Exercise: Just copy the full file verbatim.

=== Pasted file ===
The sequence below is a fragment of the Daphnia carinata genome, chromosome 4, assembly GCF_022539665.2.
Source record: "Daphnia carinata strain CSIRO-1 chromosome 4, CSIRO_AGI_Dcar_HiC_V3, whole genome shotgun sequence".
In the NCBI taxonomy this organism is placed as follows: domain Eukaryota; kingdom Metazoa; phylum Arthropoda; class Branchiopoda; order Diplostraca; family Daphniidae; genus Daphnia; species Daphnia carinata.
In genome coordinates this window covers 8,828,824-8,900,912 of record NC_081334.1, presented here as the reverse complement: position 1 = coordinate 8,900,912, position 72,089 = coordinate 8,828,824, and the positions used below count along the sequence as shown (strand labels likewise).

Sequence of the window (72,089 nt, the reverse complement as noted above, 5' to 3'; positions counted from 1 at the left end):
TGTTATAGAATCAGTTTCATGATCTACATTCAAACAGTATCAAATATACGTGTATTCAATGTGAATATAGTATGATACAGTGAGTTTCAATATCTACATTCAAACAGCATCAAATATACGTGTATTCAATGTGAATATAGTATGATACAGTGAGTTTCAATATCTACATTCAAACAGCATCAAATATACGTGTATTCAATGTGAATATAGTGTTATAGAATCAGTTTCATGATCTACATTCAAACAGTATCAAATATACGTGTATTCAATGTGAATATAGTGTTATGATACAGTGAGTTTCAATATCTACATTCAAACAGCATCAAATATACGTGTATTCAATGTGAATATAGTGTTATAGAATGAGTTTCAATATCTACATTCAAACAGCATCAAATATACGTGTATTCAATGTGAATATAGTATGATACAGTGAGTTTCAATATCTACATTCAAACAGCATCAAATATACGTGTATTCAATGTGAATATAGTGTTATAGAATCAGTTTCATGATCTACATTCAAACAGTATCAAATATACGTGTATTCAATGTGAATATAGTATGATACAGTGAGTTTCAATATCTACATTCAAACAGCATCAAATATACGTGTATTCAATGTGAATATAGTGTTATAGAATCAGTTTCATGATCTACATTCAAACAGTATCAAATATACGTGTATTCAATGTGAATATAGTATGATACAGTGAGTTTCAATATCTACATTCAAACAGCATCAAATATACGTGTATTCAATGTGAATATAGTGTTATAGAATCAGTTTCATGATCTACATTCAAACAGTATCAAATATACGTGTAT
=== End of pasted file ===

The sequence below is a fragment of the Daphnia carinata genome, chromosome 4, assembly GCF_022539665.2.
Source record: "Daphnia carinata strain CSIRO-1 chromosome 4, CSIRO_AGI_Dcar_HiC_V3, whole genome shotgun sequence".
In the NCBI taxonomy this organism is placed as follows: domain Eukaryota; kingdom Metazoa; phylum Arthropoda; class Branchiopoda; order Diplostraca; family Daphniidae; genus Daphnia; species Daphnia carinata.
In genome coordinates this window covers 8,828,824-8,900,912 of record NC_081334.1, presented here as the reverse complement: position 1 = coordinate 8,900,912, position 72,089 = coordinate 8,828,824, and the positions used below count along the sequence as shown (strand labels likewise).

Sequence of the window (72,089 nt, the reverse complement as noted above, 5' to 3'; positions counted from 1 at the left end):
TGTTATAGAATCAGTTTCATGATCTACATTCAAACAGTATCAAATATACGTGTATTCAATGTGAATATAGTATGATACAGTGAGTTTCAATATCTACATTCAAACAGCATCAAATATACGTGTATTCAATGTGAATATAGTATGATACAGTGAGTTTCAATATCTACATTCAAACAGCATCAAATATACGTGTATTCAATGTGAATATAGTGTTATAGAATCAGTTTCATGATCTACATTCAAACAGTATCAAATATACGTGTATTCAATGTGAATATAGTGTTATGATACAGTGAGTTTCAATATCTACATTCAAACAGCATCAAATATACGTGTATTCAATGTGAATATAGTGTTATAGAATGAGTTTCAATATCTACATTCAAACAGCATCAAATATACGTGTATTCAATGTGAATATAGTATGATACAGTGAGTTTCAATATCTACATTCAAACAGCATCAAATATACGTGTATTCAATGTGAATATAGTGTTATAGAATCAGTTTCATGATCTACATTCAAACAGTATCAAATATACGTGTATTCAATGTGAATATAGTATGATACAGTGAGTTTCAATATCTACATTCAAACAGCATCAAATATACGTGTATTCAATGTGAATATAGTGTTATAGAATCAGTTTCATGATCTACATTCAAACAGTATCAAATATACGTGTATTCAATGTGAATATAGTATGATACAGTGAGTTTCAATATCTACATTCAAACAGCATCAAATATACGTGTATTCAATGTGAATATAGTGTTATAGAATCAGTTTCATGATCTACATTCAAACAGTATCAAATATACGTGTAT